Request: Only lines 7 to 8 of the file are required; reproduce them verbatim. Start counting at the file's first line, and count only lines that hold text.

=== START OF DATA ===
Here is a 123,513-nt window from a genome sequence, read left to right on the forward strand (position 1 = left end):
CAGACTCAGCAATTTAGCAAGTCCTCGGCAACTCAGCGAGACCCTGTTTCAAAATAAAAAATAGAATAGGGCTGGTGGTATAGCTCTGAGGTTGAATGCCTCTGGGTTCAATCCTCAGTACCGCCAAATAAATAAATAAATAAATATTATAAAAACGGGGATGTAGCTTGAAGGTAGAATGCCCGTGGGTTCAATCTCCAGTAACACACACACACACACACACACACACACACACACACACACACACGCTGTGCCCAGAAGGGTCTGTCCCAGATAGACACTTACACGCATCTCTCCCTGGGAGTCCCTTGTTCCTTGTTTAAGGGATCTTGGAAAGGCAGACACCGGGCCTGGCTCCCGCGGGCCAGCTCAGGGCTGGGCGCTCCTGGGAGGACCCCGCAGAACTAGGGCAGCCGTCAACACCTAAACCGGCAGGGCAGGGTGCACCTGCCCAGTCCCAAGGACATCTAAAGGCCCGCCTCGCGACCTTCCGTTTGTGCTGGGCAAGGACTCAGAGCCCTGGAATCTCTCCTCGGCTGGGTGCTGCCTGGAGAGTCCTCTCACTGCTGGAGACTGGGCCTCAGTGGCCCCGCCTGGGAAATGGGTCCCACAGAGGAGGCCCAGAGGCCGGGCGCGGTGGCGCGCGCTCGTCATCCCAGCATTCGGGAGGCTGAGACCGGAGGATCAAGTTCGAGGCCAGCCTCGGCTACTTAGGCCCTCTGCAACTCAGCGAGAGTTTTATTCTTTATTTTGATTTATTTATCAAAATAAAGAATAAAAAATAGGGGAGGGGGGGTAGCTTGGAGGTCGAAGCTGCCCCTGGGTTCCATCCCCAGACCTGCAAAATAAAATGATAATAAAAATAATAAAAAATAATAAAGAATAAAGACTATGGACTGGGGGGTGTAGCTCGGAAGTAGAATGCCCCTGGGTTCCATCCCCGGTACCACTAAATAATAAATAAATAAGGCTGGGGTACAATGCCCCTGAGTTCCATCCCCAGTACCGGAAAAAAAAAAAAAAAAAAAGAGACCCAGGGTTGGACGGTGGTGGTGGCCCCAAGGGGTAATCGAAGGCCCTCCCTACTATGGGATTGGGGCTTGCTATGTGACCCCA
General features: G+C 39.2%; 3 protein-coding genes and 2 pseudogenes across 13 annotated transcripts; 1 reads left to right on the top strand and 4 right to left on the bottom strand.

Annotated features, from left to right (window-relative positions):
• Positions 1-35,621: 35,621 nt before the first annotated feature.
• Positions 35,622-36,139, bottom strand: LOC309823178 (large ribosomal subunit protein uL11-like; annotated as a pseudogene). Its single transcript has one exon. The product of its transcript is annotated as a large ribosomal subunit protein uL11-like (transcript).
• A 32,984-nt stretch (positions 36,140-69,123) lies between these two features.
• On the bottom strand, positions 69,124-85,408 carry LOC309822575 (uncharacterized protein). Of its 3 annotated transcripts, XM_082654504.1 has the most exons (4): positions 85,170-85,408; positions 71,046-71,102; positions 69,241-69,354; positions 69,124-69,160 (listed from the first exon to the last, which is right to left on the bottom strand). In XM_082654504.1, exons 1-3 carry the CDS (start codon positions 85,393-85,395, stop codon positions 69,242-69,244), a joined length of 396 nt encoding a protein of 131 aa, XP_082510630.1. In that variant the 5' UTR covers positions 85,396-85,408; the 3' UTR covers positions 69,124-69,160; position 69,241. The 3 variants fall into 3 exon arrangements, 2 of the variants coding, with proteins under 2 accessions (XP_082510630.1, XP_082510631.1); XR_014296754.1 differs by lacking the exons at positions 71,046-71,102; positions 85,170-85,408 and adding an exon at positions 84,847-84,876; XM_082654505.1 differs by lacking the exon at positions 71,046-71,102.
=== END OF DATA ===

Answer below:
• A 32,984-nt stretch (positions 36,140-69,123) lies between these two features.
• On the bottom strand, positions 69,124-85,408 carry LOC309822575 (uncharacterized protein). Of its 3 annotated transcripts, XM_082654504.1 has the most exons (4): positions 85,170-85,408; positions 71,046-71,102; positions 69,241-69,354; positions 69,124-69,160 (listed from the first exon to the last, which is right to left on the bottom strand). In XM_082654504.1, exons 1-3 carry the CDS (start codon positions 85,393-85,395, stop codon positions 69,242-69,244), a joined length of 396 nt encoding a protein of 131 aa, XP_082510630.1. In that variant the 5' UTR covers positions 85,396-85,408; the 3' UTR covers positions 69,124-69,160; position 69,241. The 3 variants fall into 3 exon arrangements, 2 of the variants coding, with proteins under 2 accessions (XP_082510630.1, XP_082510631.1); XR_014296754.1 differs by lacking the exons at positions 71,046-71,102; positions 85,170-85,408 and adding an exon at positions 84,847-84,876; XM_082654505.1 differs by lacking the exon at positions 71,046-71,102.